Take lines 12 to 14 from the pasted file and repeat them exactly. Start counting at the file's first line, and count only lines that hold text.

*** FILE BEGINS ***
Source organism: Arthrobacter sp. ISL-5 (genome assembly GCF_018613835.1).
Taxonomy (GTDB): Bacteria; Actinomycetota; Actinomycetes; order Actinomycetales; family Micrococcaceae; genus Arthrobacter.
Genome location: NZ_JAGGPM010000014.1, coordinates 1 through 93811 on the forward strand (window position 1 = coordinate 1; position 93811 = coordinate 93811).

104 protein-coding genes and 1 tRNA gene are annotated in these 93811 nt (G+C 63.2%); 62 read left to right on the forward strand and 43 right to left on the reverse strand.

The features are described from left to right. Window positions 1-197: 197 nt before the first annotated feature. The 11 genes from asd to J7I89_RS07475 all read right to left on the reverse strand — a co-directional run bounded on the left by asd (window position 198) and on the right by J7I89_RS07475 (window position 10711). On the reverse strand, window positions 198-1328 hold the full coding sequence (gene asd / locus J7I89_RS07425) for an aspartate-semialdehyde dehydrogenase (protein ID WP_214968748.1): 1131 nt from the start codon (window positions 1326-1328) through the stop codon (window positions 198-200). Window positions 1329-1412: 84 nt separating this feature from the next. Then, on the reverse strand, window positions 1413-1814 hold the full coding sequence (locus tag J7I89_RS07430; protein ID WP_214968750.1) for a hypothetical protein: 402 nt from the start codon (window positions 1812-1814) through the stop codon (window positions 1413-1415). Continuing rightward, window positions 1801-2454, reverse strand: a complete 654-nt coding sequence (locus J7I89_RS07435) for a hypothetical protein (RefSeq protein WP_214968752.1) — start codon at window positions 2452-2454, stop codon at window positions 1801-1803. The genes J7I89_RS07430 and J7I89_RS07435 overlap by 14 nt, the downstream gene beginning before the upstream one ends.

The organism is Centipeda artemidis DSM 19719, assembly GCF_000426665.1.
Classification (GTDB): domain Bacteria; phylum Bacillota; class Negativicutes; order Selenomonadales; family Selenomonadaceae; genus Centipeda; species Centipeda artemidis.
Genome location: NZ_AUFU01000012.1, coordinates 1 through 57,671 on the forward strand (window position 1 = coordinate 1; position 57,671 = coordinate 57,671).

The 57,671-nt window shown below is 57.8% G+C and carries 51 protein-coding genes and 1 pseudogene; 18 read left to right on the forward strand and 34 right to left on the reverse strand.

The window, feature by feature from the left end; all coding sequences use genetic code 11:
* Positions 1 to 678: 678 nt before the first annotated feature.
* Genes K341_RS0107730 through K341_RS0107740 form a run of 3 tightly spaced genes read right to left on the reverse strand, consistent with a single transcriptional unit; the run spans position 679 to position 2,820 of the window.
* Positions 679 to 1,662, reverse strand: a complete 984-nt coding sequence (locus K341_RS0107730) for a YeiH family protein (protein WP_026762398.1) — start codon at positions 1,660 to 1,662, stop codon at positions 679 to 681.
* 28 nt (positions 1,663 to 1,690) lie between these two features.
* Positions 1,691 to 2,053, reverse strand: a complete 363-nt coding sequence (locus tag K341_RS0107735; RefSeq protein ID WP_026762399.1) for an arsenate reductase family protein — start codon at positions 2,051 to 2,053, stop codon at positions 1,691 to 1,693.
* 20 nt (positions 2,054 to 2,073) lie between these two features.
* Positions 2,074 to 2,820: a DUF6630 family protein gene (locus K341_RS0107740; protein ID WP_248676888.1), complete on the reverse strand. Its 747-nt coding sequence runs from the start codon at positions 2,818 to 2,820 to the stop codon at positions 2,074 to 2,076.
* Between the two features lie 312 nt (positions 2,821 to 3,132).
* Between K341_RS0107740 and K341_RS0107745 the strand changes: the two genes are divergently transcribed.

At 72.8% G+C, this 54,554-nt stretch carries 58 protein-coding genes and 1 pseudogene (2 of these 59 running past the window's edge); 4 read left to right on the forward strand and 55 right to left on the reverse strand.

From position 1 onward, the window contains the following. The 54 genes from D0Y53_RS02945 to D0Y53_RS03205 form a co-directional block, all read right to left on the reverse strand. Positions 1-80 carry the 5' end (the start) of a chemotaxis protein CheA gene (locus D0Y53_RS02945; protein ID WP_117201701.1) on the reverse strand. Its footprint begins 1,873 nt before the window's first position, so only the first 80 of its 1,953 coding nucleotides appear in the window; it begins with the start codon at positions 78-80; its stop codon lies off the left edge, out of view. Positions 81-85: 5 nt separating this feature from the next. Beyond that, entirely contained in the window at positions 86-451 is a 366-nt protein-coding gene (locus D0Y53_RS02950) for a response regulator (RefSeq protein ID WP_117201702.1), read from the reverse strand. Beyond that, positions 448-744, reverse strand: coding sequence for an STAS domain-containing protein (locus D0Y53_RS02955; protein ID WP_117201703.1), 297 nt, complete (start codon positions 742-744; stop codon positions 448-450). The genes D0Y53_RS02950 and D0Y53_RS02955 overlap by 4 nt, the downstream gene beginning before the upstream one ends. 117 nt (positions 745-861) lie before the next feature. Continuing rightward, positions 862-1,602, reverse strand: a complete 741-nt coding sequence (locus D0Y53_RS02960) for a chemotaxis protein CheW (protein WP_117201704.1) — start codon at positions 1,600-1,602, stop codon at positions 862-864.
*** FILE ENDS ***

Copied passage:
* Genes K341_RS0107730 through K341_RS0107740 form a run of 3 tightly spaced genes read right to left on the reverse strand, consistent with a single transcriptional unit; the run spans position 679 to position 2,820 of the window.
* Positions 679 to 1,662, reverse strand: a complete 984-nt coding sequence (locus K341_RS0107730) for a YeiH family protein (protein WP_026762398.1) — start codon at positions 1,660 to 1,662, stop codon at positions 679 to 681.
* 28 nt (positions 1,663 to 1,690) lie between these two features.